All subjects with type 1 diabetes need insulin and, given the current lack of disease-modifying drugs, all patients with type 2 diabetes will eventually need insulin if they live long lives. The data supporting the use of the new ‘ultra-long’ acting insulin analogue degludec which are currently being considered by the regulatory authorities show a continued improvement in duration and variability of action but the well-known downsides of weight-gain and hypoglycaemia (albeit diminished) remain.
So, what next for insulin? Previously an inhaled insulin was on the market and a number of similar insulins, with improved inhaler devices, were in development. The trial programmes largely came to a halt (and Pfizer’s Exubera insulin was withdrawn) following litigation in the US, which alleged that inhaled insulin could cause lung cancer. Nevertheless, some inhaled insulin development continues and this may well reach the market once again.
Oral insulins have an obvious attraction and various clever ways of avoiding gastric acid digestion of the insulin peptide have been devised. A major problem will be ensuring appropriate insulin delivery despite differing carbohydrate absorption according to the food being eaten. Perhaps the oral route will only be feasible for the basal insulin administration but this would clearly be an advance on current treatment.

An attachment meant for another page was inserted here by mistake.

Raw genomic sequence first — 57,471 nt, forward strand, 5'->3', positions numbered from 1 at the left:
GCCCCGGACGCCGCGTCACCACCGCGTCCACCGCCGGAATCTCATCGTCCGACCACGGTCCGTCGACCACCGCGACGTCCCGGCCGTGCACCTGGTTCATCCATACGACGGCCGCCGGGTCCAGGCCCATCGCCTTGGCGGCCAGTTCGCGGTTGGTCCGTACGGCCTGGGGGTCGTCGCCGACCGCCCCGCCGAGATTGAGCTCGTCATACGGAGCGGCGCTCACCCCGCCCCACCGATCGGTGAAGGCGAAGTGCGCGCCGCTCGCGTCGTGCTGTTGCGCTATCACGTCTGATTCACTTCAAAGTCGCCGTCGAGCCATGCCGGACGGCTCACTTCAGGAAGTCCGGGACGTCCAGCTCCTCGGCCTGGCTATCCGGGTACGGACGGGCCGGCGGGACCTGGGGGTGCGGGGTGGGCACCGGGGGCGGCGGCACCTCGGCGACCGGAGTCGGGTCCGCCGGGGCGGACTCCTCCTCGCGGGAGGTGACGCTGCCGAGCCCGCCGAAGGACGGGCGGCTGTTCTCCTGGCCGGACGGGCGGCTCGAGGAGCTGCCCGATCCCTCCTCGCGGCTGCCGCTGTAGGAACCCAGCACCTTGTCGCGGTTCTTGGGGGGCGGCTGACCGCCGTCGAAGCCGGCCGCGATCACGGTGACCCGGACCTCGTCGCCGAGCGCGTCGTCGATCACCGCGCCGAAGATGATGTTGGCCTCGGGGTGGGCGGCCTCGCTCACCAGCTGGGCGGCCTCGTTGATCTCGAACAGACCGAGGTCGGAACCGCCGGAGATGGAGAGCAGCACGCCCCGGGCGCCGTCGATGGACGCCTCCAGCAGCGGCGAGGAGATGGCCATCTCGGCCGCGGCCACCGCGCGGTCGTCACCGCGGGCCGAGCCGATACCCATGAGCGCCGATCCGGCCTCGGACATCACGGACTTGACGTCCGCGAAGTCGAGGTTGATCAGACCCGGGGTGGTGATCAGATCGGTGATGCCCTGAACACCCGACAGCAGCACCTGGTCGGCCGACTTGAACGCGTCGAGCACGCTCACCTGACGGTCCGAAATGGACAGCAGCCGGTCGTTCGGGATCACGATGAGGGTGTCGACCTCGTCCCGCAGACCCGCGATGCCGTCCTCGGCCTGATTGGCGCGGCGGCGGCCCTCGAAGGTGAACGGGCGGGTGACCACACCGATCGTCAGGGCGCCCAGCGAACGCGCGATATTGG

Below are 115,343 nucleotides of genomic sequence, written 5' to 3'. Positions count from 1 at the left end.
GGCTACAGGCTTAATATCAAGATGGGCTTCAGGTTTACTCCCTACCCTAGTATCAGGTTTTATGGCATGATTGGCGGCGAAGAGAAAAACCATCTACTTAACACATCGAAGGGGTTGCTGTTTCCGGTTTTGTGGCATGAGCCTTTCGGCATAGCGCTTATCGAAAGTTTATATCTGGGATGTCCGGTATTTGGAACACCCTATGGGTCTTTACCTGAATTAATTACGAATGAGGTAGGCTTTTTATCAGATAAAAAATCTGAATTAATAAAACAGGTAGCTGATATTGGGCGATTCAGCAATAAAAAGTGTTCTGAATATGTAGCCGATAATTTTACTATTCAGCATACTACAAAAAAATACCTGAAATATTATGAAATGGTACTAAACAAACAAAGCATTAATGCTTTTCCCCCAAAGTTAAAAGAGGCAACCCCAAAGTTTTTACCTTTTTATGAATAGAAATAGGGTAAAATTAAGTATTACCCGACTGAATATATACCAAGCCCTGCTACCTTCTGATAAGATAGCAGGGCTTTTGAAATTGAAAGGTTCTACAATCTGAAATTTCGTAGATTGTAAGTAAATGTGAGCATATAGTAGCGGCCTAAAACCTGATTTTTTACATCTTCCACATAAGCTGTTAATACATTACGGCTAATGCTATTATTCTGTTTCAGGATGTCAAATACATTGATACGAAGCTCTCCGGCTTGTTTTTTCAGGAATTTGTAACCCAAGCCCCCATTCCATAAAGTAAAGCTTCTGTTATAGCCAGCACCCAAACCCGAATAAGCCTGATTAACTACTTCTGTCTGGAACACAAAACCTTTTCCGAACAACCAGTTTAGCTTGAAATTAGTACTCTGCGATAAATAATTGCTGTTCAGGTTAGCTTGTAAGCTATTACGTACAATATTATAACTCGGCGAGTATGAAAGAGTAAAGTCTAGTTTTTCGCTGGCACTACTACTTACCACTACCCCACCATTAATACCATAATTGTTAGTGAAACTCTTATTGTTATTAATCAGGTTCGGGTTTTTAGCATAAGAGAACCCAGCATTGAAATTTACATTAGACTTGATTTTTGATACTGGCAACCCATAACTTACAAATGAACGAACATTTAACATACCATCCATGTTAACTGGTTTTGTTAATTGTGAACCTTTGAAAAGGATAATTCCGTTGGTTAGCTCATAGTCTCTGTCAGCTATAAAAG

‘Clever’ or ‘smart’ insulins, albeit still injected, may be a more achievable goal, at least in the short-to-medium term. This might mean insulins which predominantly work at the level of the liver (where endogenous insulin has its major role) or even insulins which are ‘glucose-dependent’. The latter group of insulin molecules would be activated in the setting of high glucose levels, but be inert when prevailing glycaemia was near-normal, thereby reducing the risks of hypoglycaemia.
In the short term, perhaps the most significant advance in insulin therapy is its use with GLP-1RA injectable agents. Data increasingly suggest that this co-administration reduces the risk of both hypoglycaeamia and weight-gain, hence making insulin treatment both safer and more effective….
Professor Steve Bain